Low Level Laser Treatment and Breast Cancer Related Lymphedema

This study has been completed.
Information provided by (Responsible Party):
Sheila H. Ridner, Vanderbilt University
ClinicalTrials.gov Identifier:
First received: February 26, 2009
Last updated: December 18, 2012
Last verified: December 2012

February 26, 2009
December 18, 2012
September 2009
April 2012   (final data collection date for primary outcome measure)
Arm volume change [ Time Frame: Bioeipedance before each treatments and arm circumferences weekly. ] [ Designated as safety issue: No ]
Same as current
Complete list of historical versions of study NCT00852930 on ClinicalTrials.gov Archive Site
  • symptoms [ Time Frame: after treatment ] [ Designated as safety issue: Yes ]
  • quality of life [ Time Frame: after treatment ] [ Designated as safety issue: No ]
Same as current
Not Provided
Not Provided
Low Level Laser Treatment and Breast Cancer Related Lymphedema
Low Level Laser Treatment and Breast Cancer Related Lymphedema

Manual Lymphatic Drainage (massage therapy) with compression (wearing a tight sleeve on the arm) is the current standard of treatment for breast cancer related lymphedema (arm swelling). Low-Level Laser Therapy (LLLT) was approved in 2006 by the FDA for professional and self/home treatment of lymphedema. LLLT is being offered as a treatment option in many lymphedema treatment settings, but there are few studies of the effectiveness of LLLT as a stand-alone lymphedema treatment or as a possible complementary lymphedema treatment modality to Manual Lymphatic Drainage. The objective of this proposed pilot study is to examine the impact of Advance Practice Nurse (ANP) administered LLLT, as both a stand-alone and complementary treatment, on arm volume, symptoms, and quality of life (QOL) in breast cancer survivors with lymphedema. Findings from this pilot study will be used to determine if LLLT has possible value in the treatment of lymphedema and warrants subsequent evaluation in a larger study.

Not Provided
Phase 4
Allocation: Randomized
Endpoint Classification: Efficacy Study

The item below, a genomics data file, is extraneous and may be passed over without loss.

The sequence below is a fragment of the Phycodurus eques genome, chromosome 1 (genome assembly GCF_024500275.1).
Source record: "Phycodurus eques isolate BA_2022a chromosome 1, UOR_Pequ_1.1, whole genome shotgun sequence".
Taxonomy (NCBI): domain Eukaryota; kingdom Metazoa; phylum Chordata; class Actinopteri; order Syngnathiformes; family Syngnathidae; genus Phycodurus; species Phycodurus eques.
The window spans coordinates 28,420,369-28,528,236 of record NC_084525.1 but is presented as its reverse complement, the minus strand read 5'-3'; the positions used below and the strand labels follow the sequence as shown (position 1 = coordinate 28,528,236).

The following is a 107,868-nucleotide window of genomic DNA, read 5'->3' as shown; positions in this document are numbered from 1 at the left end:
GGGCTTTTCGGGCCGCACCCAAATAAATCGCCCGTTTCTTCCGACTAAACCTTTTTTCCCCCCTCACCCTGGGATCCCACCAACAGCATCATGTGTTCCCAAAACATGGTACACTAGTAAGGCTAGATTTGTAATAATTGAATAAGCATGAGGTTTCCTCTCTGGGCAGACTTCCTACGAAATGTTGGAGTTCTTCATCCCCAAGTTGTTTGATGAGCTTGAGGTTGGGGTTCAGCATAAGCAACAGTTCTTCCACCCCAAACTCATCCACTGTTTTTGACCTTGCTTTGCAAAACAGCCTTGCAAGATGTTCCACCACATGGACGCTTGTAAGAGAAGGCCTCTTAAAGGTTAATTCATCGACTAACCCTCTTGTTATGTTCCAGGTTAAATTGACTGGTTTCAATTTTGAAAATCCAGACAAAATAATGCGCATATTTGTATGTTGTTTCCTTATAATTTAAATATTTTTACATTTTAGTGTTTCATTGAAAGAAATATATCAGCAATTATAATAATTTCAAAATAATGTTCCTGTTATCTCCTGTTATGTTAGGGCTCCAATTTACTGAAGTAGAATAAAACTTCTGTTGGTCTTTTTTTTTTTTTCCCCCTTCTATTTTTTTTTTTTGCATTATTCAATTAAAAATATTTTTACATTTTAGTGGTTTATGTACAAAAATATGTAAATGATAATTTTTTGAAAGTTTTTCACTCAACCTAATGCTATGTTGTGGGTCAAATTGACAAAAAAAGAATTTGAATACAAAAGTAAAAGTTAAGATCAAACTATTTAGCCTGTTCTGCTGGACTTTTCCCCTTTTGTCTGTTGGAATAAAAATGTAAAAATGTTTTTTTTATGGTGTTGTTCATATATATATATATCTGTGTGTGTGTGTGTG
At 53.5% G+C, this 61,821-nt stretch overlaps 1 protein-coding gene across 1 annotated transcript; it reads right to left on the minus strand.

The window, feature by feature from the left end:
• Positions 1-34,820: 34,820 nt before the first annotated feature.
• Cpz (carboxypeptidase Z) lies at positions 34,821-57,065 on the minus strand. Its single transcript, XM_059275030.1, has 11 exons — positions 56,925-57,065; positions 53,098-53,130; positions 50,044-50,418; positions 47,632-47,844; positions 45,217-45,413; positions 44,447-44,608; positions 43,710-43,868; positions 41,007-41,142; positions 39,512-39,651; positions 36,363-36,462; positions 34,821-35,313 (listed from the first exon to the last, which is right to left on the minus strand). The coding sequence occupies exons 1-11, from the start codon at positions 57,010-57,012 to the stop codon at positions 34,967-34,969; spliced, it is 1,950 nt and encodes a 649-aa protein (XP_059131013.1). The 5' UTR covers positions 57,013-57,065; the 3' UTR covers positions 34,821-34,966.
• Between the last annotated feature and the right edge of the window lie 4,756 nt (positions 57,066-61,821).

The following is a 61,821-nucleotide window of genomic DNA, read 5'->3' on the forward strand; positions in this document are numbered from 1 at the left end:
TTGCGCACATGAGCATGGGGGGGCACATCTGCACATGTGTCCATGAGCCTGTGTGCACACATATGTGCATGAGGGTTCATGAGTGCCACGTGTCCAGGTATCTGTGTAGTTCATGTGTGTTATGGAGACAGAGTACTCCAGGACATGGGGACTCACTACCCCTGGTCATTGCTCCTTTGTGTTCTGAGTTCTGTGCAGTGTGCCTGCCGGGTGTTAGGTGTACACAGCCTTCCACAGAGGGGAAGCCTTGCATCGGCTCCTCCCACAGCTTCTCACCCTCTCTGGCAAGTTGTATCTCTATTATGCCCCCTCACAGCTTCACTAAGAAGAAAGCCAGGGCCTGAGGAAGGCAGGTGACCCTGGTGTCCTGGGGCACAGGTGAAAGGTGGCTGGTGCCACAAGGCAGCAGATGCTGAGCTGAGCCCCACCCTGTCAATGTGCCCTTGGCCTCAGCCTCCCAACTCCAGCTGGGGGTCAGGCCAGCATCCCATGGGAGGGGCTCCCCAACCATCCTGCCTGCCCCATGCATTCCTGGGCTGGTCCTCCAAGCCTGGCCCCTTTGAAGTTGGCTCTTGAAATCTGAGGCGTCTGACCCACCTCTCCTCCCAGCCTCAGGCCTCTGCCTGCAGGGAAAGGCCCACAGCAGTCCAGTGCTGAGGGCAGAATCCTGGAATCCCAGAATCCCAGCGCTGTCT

Intervention Model: Factorial Assignment
Masking: Open Label
Primary Purpose: Treatment
  • Procedure: Low Level Laser Therapy with Manual Lymphatic Drainage
    therapist will give both mld and laser treatment
  • Procedure: laser
    therapist administered laser
  • Procedure: manual lymphatic drainage
    therapist administered massage therapy
  • Experimental: laser therapy alone
    therapist administered laser treatment
    Intervention: Procedure: laser
  • Active Comparator: mld alone
    therapist administered manual lymphatic drainage
    Intervention: Procedure: manual lymphatic drainage
  • Experimental: laser and mld combined
    therapist administered laser and mld
    Intervention: Procedure: Low Level Laser Therapy with Manual Lymphatic Drainage
Not Provided

*   Includes publications given by the data provider as well as publications identified by ClinicalTrials.gov Identifier (NCT Number) in Medline.
April 2012
April 2012   (final data collection date for primary outcome measure)

Inclusion Criteria:

Breast cancer survivors will be included if they:

  1. are age 21 or older;
  2. require professional treatment for Stage I or II lymphedema as defined by the International Society of Lymphology;
  3. have an order for lymphedema treatment; and
  4. are willing and able to drive to the study sites.

Exclusion Criteria:

Individuals will not be included if they:

  1. are actively undergoing intravenous chemotherapy or radiation therapy;
  2. have a history of bilateral lymphedema that prohibits extracellular fluid comparison to an unaffected limb;
  3. are unable to stand upright for measurement of height and weight;
  4. have active/metastatic cancer;
  5. are pregnant,:
  6. have artificial joints in areas where electrode placement is critical, or have a pacemaker/internal defibrillator; or
  7. have congestive heart failure (CHF), chronic/acute renal or hepatic disease, pulmonary edema, thrombophlebitis, deep vein thrombosis (DVT), acute infection of any kind, and inflammation in the trunk or arms.
21 Years and older
Contact information is only displayed when the study is recruiting subjects
United States
Sheila H. Ridner, Vanderbilt University
Vanderbilt University
Not Provided
Not Provided
Vanderbilt University
December 2012

ICMJE     Data element required by the International Committee of Medical Journal Editors and the World Health Organization ICTRP